The new era has brought new competition in the form of Alpine with its grandfathered LMP1 effort as well as Glickenhaus. The American squad will run its two 007 LMH cars as the direct Hypercar competition to the Japanese manufacturer, with the number 709 team securing a season-best finish of third at Monza.
Chewing through the data from earlier rounds has been a big part of the Toyota build-up to Le Mans as the team hopes to minimise any more ill fortune for its drivers, but Conway believes that even with the team’s best-laid plans, there is always scope for an unforseen outcome in the new era of WEC.
“There’s so much to digest, it’s actually worth having a chat with your engineer to go back over and make sure you don’t forget anything, there’s a lot of details to be written down.
“This year, in the new car there’s lots of new things that we’re learning still. Like some of the stuff we had at Monza, some of the stuff we had at Spa so it’s actually a bit harder this year even though we learn from all the previous results we can implement into this one, there’s still new things that come up. It’s actually one of the harder ones for sure.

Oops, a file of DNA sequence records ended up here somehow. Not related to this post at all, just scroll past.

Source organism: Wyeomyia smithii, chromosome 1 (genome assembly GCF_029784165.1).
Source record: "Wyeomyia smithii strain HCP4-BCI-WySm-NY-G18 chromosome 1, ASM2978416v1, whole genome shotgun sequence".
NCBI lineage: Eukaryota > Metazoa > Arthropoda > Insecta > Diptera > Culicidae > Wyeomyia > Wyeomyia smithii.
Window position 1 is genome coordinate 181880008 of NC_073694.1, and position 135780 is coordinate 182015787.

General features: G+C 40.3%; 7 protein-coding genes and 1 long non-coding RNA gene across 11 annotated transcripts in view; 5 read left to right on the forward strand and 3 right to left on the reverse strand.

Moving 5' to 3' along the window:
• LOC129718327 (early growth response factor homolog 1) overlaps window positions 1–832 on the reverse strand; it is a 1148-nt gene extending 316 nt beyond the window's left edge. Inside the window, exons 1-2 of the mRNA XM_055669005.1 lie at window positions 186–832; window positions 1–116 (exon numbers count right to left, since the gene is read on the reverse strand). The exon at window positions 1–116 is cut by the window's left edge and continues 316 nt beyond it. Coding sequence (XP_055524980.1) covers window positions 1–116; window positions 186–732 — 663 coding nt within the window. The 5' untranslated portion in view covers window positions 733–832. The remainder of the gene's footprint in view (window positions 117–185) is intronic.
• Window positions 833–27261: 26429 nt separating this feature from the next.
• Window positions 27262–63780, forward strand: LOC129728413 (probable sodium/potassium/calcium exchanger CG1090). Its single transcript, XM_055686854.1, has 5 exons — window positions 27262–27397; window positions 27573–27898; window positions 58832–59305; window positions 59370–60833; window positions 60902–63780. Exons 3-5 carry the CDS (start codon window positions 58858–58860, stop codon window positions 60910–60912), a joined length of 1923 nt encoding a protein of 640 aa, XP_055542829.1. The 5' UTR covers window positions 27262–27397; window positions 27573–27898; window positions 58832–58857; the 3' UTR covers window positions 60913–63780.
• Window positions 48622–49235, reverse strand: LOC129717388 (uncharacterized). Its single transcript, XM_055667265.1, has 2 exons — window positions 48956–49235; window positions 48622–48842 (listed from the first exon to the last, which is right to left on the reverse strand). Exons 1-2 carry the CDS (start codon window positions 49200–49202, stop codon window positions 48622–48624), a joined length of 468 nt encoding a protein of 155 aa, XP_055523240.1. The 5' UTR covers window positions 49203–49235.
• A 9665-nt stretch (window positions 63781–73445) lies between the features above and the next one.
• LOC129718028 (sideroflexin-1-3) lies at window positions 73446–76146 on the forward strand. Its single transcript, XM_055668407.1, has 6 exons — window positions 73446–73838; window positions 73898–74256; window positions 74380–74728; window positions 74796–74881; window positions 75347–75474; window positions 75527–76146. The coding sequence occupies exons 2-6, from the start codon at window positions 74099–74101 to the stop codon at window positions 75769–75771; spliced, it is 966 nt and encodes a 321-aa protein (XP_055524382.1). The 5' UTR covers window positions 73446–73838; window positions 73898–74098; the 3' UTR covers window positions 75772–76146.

“From the first test we’ve had things that didn’t go as planned or had little gremlins that popped up and we don’t know why. So since day one, we’ve been constantly changing things, software, parts of the system, procedures, even all the pit stop stuff the guys do – the fuelling, the timings. From day one of the new car until now, we’ve been optimising and making adjustments.
“Some are bigger than others but they all count towards improvements. That will continue, through the whole era of Hypercar. It’ll be a case of drivers learning how the car reacts to set-up changes, but we learn something every time we’re in the car.
“New systems, new procedures. Some stuff we carry over but the driver manual changes constantly because we’re developing and changing things. It’s actually more in terms of preparation and procedure-wise than we’ve had before. You’ll relearn everything when you get out on track, that’s part of Le Mans.”
Even with the forensic-level analysis of a top team in endurance racing’s premier championship, there is only so much that can be done to ensure a smooth 24 hours, and even then an entirely clean race is unlikely.
Numerous unforeseen eventualities can play out and ruin a driver’s stint or even an entire team’s hopes no matter how much number-crunching goes on pre-race.
The long layout of the Le Mans circuit opens the door to plenty of unpredictability before you put Hypercars and GTE’s side-by-side for 24 hours.